by Chris Burn
‘Keep It Simple’.
The words were written on a rather grubby looking card that was propped up on a shelf behind the speaker’s table. Similar cards bore slogans like ‘Easy Does It”, A Day at a Time’ and the enigmatic ‘How Important is It?’ The room we were in was cold and frankly, scruffy. I was not impressed. ‘What’, I asked myself again, ‘am I doing in this place?’ These are the memories of my first day in AA.
In reality, AA was the last option. The runaway train that was my drinking career had finally hit the buffers. I had been there before as a sort of ‘observer’ (as I privately told myself). I didn’t feel that I really needed it. The first meetings I had been to had been boring and uncomfortable – all those people moaning about their drinking and pretending to be happy because they had stopped, were just phonies, it seemed to me. It was only much later that I realised that, if you are in denial, any fellowship meeting is going to be uncomfortable. After all, if you have no intention of stopping yourself, why listen to a lot of people telling how they stopped?
An old chap called ‘Lawyer Bob’ put a paper cup of beige tea into my tremulous hand while a big bloke called ‘Farmer Tom’ said something loud and indecipherable while shaking my other hand. Other persons with weird names like ‘Motorbike Willie’, ‘Sober Margaret’, and the scary-sounding ‘Meat Market George’ came up and said hello. Such it seemed, was how anonymity was dealt with at AA.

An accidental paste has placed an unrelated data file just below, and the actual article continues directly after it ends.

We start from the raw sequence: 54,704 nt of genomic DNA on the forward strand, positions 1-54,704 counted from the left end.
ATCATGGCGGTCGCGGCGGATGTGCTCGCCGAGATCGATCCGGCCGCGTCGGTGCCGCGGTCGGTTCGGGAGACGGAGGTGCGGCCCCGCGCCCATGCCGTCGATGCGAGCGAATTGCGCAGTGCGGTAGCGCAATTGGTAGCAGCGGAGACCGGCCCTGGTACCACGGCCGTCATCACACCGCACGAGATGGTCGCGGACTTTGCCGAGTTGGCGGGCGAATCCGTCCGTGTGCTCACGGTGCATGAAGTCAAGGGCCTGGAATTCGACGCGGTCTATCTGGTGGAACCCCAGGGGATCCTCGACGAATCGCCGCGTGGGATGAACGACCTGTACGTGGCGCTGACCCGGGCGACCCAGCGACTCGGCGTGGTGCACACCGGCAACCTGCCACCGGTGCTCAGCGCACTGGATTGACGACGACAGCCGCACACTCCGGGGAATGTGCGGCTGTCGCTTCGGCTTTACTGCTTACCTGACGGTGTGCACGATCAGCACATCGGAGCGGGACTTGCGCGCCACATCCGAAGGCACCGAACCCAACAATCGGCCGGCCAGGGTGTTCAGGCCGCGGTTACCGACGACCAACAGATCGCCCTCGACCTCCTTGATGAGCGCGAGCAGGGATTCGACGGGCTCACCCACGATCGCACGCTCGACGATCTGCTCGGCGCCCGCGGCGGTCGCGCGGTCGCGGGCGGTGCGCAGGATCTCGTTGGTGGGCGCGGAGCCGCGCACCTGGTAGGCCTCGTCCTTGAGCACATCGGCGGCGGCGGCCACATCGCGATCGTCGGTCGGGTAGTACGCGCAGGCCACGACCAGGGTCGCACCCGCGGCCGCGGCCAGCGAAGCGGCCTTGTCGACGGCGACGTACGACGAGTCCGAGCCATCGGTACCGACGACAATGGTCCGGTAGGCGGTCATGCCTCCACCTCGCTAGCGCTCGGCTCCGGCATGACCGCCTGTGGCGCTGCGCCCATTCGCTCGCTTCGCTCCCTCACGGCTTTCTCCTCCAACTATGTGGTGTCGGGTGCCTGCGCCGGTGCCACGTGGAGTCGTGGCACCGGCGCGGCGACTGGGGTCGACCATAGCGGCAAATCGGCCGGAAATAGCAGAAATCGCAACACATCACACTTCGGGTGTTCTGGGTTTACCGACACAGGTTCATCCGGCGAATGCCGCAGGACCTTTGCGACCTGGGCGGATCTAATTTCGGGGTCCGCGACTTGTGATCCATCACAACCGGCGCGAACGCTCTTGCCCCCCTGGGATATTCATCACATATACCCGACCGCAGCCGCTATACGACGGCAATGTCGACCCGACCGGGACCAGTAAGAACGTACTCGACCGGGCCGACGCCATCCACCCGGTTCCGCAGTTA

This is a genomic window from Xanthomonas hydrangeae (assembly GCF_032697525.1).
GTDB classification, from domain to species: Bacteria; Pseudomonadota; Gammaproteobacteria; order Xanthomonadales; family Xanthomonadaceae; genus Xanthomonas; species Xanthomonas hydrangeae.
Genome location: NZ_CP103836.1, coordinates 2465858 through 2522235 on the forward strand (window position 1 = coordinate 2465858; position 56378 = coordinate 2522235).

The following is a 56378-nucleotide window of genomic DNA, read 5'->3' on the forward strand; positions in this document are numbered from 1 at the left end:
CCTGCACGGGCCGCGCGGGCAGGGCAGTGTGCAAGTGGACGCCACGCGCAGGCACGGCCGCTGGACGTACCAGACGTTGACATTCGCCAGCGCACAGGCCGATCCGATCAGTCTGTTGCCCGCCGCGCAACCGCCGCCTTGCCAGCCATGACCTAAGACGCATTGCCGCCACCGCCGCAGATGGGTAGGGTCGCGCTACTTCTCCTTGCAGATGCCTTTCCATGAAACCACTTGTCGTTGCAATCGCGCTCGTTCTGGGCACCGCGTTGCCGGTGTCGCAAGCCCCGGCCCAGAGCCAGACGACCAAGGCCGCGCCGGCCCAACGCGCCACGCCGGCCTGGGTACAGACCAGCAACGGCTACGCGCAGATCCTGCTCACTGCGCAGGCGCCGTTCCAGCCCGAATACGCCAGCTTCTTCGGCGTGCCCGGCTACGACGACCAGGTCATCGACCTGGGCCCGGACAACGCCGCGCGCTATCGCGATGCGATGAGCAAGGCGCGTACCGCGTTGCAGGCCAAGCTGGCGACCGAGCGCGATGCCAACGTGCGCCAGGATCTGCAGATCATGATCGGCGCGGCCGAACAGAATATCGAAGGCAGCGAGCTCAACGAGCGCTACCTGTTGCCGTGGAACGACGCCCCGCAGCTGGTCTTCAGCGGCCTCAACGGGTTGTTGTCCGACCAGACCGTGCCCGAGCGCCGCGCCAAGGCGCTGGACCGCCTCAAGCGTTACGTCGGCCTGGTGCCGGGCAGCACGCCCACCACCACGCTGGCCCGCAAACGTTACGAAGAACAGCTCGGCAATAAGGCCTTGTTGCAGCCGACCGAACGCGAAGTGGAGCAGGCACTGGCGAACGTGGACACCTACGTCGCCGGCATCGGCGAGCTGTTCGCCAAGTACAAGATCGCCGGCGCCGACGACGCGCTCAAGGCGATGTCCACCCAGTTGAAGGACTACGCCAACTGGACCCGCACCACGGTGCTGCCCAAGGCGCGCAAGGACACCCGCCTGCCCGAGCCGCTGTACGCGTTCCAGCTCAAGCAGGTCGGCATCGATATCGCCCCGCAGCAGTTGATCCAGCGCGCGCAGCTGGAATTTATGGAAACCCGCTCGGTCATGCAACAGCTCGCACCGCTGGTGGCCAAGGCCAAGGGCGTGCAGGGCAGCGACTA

They were all cheerful and appeared to know and like each other very well. That particular night, I was the newcomer and those sweet, kind people welcomed me unconditionally, as they always welcome newcomers. But on that night they didn’t make me feel comfortable at all. I really didn’t want to be there. Frankly, if I’d seen them all getting on a bus, I would have waited for the next one. Such was my state of fear and denial at the time.
I stayed until the end of my first AA meeting because, deep down, I knew that I had to – I had no other options. The following week I went back again. And again. I still don’t really know why. Sometimes I was glad to go, sometimes I pretended to be glad to go. One time I heard an old timer say ‘fake it to make it’. Perhaps I was doing that. But some kind of miracle was happening because I wasn’t drinking any more.
Twenty eight years later, the room and the cards haven’t changed at all. The welcome is just as warm and unconditional. Sober Margaret welcomes me with a kiss, Lawyer Bob and Farmer Tom are with their maker now, but there are others in their place. I know and love them all, they are my friends and my colleagues, my support and my guides and I have them to thank for my continued existence; it is their example, their love and their compassion that keep me sober. There is a power in that scruffy room – Higher Power.